That has left the academic field largely to critics of shaming like Dan Markel of Florida State University and Martha Nussbaum of the University of Chicago. They each make the distinction between guilt punishments (good) and shame punishments (bad). The idea is that guilt punishments—and here we are back to apologies and restitution—tap into the impulse behind shaming and harness it to better ends. You’re still fighting against the erosion of values that leads to social disorder and decay. But you’re not deploying humiliation to destroy someone’s dignity. Instead, you’re trying to make someone think about what they’ve done wrong, take responsibility for it, and then use that to stitch them back into society. Nussbaum argues, too, that shame focuses on a trait—branding the whole person as deviant—whereas guilt focuses on an act. It’s what you did, not who you are.
This sounds more civilized. And yet the desire to shame hasn’t gone away. Before Ronal Serpas came to New Orleans, he headed the police department in Nashville, where he championed the use of stickers—two-foot-long green ones this time—stating that a narcotics search warrant had been served. (Serpas hasn’t explained why he didn’t just take that approach again in New Orleans.) In 2004, the U.S. Court of Appeals for the Ninth Circuit upheld an order of Judge Vaughn Walker—the gay-rights hero!—sentencing a mail thief named Shawn Gementera to “spend a day standing outside a post office wearing a signboard stating, ‘I stole mail. This is my punishment.’ ” The 9th Circuit said the sandwich-board sentence could be a form of rehabilitation that would help ensure that Gementera would “reassume his duty of obedience to the law.” In the last few years, a smattering of states have ordered up special license plates for DUI offenders. In Ohio, the plates are yellow with red numerals. In Minnesota, they start with the letter W—for whiskey. Last year, in Washington, the legislature considered marking offenders’ license plates with a Z for three years. The Washington bill seems to have quietly died for now, but the argument for such plates—besides shaming—is that other drivers will learn to recognize the telltale plates and know to take extra care. The argument against the plates is that the police may be more likely to stop former drunk drivers, even when they’re not doing anything wrong. And as Markel points out, attaching shame to property can punish people other than the offenders themselves—what about the wife of the drunk driver who has a clean record, but shares her husband’s car? Or the kid who lives in the house with the big green NARCOTICS SEARCH WARRANT sticker.
I’d also argue that shaming is all too unpredictable, uncalibrated, and hard to contain in the viral era of the Internet. Every time a perp walk is splashed across a newspaper’s web site, it becomes future Google fodder, carrying with it the seeds of bad publicity that makes the ritual very different from what it once was. The same is true for sex offender or general criminal registries that are published online—the ease of access increases their power to humiliate. You can argue that the perp walks and the registries are as much about warning and deterrence as they’re about shaming. But mostly I think we’re just too habituated to them to think much about their precise purpose. Last summer, when the French were outraged by Dominique Strauss-Kahn’s perp walk in New York City, Americans shrugged. The perp walk, and more recently the registry, have become part of the wallpaper of American criminal justice system in a way that Gementera’s sandwich board is not.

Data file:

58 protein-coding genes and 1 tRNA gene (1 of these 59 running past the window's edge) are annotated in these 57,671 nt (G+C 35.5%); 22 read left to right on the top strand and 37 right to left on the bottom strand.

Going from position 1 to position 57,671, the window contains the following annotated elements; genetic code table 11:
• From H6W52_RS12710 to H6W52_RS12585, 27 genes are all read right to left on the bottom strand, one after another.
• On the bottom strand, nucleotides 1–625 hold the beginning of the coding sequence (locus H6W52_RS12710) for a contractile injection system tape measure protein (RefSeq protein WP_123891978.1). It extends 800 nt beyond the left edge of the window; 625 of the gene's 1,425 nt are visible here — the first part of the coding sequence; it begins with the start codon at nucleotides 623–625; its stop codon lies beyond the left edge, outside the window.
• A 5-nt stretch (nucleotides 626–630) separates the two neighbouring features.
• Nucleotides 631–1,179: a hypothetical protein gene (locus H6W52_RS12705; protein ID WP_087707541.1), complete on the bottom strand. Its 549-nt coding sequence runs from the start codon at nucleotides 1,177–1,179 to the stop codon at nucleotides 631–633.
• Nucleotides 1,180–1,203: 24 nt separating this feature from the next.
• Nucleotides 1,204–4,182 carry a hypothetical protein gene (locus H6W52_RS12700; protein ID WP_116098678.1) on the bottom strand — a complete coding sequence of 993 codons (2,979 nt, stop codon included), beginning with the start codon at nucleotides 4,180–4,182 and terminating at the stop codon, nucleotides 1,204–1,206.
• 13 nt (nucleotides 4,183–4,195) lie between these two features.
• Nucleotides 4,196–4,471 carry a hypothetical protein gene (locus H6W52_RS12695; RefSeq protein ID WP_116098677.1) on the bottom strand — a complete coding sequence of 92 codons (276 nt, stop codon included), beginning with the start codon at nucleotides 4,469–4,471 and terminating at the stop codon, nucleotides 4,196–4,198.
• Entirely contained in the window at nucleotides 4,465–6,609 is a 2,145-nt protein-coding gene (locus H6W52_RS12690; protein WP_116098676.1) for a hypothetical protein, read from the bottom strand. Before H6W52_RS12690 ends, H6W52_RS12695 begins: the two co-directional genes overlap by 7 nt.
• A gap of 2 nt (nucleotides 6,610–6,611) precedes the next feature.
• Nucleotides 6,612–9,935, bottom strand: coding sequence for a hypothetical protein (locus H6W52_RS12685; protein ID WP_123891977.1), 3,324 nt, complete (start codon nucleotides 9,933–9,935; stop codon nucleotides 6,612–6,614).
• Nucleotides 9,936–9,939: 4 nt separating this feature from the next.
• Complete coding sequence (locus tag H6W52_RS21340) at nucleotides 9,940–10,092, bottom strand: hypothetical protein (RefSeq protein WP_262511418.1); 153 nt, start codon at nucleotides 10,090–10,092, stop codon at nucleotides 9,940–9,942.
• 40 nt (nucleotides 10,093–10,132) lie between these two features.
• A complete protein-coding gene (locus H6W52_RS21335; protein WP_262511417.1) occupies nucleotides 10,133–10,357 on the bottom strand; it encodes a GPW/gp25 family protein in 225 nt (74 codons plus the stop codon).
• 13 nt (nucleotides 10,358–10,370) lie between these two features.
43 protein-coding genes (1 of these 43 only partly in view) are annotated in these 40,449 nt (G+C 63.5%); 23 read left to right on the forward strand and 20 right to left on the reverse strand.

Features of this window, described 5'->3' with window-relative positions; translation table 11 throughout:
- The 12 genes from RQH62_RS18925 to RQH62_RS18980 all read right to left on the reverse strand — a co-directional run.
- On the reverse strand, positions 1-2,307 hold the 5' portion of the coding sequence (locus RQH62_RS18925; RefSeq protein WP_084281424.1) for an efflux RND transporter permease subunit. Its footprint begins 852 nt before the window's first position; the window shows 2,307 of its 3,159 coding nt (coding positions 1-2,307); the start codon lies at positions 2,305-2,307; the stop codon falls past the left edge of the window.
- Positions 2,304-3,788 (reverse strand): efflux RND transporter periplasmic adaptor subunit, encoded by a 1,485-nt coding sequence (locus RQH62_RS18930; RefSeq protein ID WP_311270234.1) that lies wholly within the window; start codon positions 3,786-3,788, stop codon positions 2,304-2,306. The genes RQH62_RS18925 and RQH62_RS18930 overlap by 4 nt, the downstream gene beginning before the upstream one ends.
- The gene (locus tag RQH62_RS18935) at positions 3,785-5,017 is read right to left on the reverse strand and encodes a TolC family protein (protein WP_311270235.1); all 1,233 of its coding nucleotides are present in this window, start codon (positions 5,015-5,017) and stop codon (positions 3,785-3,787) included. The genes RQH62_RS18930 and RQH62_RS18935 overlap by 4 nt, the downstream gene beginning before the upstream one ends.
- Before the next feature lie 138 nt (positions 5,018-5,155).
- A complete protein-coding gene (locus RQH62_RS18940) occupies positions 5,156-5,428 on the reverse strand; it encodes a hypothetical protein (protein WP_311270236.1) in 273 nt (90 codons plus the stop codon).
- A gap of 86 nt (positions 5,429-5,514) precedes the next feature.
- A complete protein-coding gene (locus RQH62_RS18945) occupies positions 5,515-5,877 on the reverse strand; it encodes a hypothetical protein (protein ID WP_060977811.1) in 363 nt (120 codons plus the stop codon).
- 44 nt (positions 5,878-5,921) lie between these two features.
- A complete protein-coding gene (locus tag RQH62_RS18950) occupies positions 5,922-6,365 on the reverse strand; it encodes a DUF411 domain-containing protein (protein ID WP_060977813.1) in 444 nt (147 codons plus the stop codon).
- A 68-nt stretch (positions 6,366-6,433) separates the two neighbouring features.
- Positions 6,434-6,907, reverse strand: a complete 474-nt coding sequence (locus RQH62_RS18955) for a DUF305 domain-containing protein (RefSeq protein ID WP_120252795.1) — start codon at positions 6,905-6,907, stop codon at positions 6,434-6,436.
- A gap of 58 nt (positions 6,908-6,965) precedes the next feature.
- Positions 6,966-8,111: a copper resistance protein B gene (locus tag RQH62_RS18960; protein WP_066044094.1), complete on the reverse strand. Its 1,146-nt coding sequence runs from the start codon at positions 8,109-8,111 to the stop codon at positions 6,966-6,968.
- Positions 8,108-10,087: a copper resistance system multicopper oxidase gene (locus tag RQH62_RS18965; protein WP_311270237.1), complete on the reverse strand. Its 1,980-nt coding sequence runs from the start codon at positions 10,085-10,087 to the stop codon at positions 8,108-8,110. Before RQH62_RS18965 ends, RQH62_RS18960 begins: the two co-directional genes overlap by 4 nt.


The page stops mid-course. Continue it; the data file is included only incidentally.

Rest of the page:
The 9th Circuit recognized the humiliating power of the Internet in another 2004 case. Arizona’s Maricopa County Sheriff Joe Arpaio—the immigration crackdown guy—installed web cams in a county jail that streamed the daily activities of pretrial detainees over the Internet. “We get people booked in for murder all the way down to prostitution,” Arpaio said. “When those johns are arrested they can wave to their wives on the camera.” The 9th Circuit, however, pointed out that the pretrial detainees hadn’t been convicted of a crime and were in jail after being arrested for a charge as minor as disorderly conduct. The court had no doubt that the web cam would do the detainees harm, calling the exposure “a level of humiliation that almost anyone would regard as profoundly undesirable.”
That’s hard to argue with. But I’d argue it also applies to making Gementera stand outside the post office with his sandwich-board. And I’m not sure the distance between pretrial detention and a conviction for mail fraud—hardly the very worst of crimes—is great enough to justify calling one kind of shaming excessive while keeping the other. Maybe the real problem here is the one that Eric Posner identified: In the end, the people whom the law shames aren’t likely to be the Wall Street fat cats. They’re just the unlucky ones.